In C, it's more than just a number in a sense. It's a number period. This number is called a pointer because it 'points' to the specific section of memory the language set aside for you but all it is is an index into an array. The memory system doesn't know what you've stored there. It doesn't care in the slightest. An interesting thing about arrays in C is there's no actual array substance at all. If you allocate the memory for, say, 256 8-bit values you might think it's doing something specific to break up a 2048 bit chunk of memory into a bunch of 8-bit sections for you, but it doesn't. It just takes a contiguous chunk of memory sized 2048, sets it aside, and tells you where it starts. How does the index work then? Well, the system does know the size of the values you're storing so it can work out where it is. A[0] starts right at the start of the array. A[1]? It's exactly 8 bits ahead of A[0] because you're storing 8-bit values. So the system actually turns A[1] into A+8*1. A[200]? It's at A+8*200. (Ever wondered why arrays start at index 0?)

So our array solution was actually a pointer solution without even knowing it!

This is all well and dandy when we know our data isn't going to change, but what happens if we're writing a more dynamic data system? One where we might want to add or delete items from the middle of the list? If you think about it, in our array solution a given entry in the array implicitly  'knew' where the next item in the array was. It was at the location in memory 8 bits ahead of where the current entry is. A[151] obviously follows A[150]. But what if we want to delete A[151]? (Our subscribers whined that the fights referred to by A[151] were too hard and demanded we nerf the game by taking them out.) With an array and the implicit pointer to the next entry we're in trouble. Our best bet is to copy the value from A[152] into A[151]. And then A[153] into A[152]. And so on until we've copied them all. And then we have to change our check for when we hit the end of the array to loop back to the start to check for 255 instead of 256. It's all a big mess.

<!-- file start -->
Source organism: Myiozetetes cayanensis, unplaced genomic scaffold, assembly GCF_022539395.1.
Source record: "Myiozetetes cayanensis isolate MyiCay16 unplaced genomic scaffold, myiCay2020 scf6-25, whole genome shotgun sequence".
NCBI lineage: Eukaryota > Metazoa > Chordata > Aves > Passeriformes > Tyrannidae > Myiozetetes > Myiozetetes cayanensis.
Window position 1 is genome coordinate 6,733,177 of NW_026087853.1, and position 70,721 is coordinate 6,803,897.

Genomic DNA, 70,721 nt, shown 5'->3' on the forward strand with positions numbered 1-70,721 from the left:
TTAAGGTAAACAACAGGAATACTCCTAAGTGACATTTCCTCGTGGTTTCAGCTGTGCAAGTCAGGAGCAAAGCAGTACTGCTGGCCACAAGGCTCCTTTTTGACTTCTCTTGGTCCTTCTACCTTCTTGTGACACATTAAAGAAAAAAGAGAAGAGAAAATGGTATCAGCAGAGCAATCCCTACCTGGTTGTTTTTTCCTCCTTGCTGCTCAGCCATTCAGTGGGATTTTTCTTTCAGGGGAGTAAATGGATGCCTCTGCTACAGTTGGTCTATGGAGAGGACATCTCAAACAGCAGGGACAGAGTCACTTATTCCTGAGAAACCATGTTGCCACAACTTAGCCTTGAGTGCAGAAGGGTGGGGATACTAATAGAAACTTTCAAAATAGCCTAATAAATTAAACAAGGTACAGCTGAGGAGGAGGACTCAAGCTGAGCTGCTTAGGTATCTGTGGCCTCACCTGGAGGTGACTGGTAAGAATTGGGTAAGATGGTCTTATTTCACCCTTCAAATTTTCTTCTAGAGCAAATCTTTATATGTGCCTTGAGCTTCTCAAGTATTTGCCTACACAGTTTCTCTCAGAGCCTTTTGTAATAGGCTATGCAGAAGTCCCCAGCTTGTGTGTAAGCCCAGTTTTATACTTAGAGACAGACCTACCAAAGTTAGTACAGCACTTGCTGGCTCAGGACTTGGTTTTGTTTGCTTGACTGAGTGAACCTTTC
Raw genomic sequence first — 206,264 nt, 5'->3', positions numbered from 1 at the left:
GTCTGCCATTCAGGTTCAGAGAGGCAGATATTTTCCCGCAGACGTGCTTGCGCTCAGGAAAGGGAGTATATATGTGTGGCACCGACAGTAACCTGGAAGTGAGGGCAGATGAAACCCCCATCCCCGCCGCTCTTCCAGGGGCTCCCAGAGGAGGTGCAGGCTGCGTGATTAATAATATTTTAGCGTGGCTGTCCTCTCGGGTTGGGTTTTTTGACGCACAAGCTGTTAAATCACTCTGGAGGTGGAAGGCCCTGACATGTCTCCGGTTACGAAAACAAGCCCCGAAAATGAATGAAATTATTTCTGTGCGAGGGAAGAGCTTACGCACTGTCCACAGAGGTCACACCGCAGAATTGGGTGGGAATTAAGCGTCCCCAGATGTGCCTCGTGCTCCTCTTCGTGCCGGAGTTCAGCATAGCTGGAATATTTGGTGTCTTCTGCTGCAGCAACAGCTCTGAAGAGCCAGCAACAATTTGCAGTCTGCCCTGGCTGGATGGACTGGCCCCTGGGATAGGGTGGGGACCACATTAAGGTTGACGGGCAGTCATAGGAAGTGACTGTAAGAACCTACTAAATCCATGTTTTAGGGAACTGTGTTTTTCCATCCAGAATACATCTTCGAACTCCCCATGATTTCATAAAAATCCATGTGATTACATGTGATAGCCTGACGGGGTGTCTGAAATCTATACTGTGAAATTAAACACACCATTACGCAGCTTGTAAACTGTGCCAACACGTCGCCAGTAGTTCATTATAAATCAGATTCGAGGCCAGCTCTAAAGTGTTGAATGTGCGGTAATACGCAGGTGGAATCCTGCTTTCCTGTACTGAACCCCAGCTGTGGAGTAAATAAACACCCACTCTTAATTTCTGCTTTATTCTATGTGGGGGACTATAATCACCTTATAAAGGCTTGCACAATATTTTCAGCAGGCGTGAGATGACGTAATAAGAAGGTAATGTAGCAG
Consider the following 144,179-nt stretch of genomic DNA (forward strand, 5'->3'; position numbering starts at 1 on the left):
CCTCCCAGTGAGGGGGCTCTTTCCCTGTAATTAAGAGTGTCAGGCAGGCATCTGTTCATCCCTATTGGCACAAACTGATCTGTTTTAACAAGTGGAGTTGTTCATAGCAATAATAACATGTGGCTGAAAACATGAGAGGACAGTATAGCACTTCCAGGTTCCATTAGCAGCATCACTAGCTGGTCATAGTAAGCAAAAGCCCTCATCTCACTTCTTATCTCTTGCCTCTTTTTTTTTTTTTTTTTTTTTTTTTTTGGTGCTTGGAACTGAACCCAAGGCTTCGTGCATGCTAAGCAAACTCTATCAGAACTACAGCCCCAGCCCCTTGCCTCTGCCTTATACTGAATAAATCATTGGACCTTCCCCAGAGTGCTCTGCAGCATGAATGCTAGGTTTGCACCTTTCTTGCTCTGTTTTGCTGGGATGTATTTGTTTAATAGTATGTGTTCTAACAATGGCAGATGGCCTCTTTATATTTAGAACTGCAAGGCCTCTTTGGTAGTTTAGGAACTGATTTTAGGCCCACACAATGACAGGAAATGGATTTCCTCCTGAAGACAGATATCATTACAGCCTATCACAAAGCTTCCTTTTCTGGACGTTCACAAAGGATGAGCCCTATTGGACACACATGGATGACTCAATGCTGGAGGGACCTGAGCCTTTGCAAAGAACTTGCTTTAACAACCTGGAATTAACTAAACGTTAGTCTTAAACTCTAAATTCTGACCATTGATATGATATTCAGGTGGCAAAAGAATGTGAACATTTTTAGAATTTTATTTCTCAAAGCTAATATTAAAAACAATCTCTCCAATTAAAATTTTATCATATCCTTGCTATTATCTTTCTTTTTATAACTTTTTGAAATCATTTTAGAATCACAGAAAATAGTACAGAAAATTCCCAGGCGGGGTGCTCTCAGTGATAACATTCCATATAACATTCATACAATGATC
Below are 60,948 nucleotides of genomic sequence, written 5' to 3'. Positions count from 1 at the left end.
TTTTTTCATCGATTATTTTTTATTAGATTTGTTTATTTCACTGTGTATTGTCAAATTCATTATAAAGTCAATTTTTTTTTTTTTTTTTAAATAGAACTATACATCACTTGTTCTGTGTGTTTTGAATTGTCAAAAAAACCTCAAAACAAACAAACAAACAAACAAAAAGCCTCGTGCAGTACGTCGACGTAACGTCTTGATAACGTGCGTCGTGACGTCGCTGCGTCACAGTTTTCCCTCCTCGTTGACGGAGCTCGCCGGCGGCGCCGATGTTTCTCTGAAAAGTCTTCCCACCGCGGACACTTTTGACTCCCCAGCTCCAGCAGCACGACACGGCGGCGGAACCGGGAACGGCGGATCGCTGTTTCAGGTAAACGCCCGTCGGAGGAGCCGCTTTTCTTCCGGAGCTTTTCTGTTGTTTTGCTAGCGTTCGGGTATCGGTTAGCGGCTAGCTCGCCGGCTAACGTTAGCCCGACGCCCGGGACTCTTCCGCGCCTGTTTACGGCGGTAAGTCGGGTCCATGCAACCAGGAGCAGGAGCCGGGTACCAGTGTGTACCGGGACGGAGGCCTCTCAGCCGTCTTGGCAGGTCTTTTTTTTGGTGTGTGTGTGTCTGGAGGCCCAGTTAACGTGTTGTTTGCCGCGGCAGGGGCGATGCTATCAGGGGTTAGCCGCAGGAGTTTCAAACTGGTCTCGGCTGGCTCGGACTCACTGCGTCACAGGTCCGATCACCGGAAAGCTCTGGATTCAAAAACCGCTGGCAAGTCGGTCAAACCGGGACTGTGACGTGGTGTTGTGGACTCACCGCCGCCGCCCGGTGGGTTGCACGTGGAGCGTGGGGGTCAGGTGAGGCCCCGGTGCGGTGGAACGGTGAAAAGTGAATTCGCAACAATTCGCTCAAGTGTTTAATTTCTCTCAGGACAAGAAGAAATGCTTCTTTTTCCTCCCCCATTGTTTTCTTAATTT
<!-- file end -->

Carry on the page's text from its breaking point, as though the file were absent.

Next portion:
Even worse, what if the word came down from the president of the company that the users want super-rare fights to spring up. They want a 257th possible outcome, and they want it to come after A[180]. Following the idea above, we could copy A[255] to A[256] and then A[254] to A[255] and so on until we've made room for the new value. Hold on now! We only asked the memory manager for 2048 bits of memory and now we're using 2054. In some languages this would result in an error of some kind. In C the system just doesn't care. It'll let you write into that section of memory regardless of what it's actually supposed to be. (This is how many security flaws came about, by sticking something really big into a section of memory and overwriting actual code!) This is obviously a big, big problem. But we can't just tell the president to screw off or we'll get fired. So we need to allocate 8 new bits of memory somewhere and then remember somehow that we go from A[180] to the new value to A[181]. Probably we do this with a bunch of if statements and eventually end up with terrible, terrible code.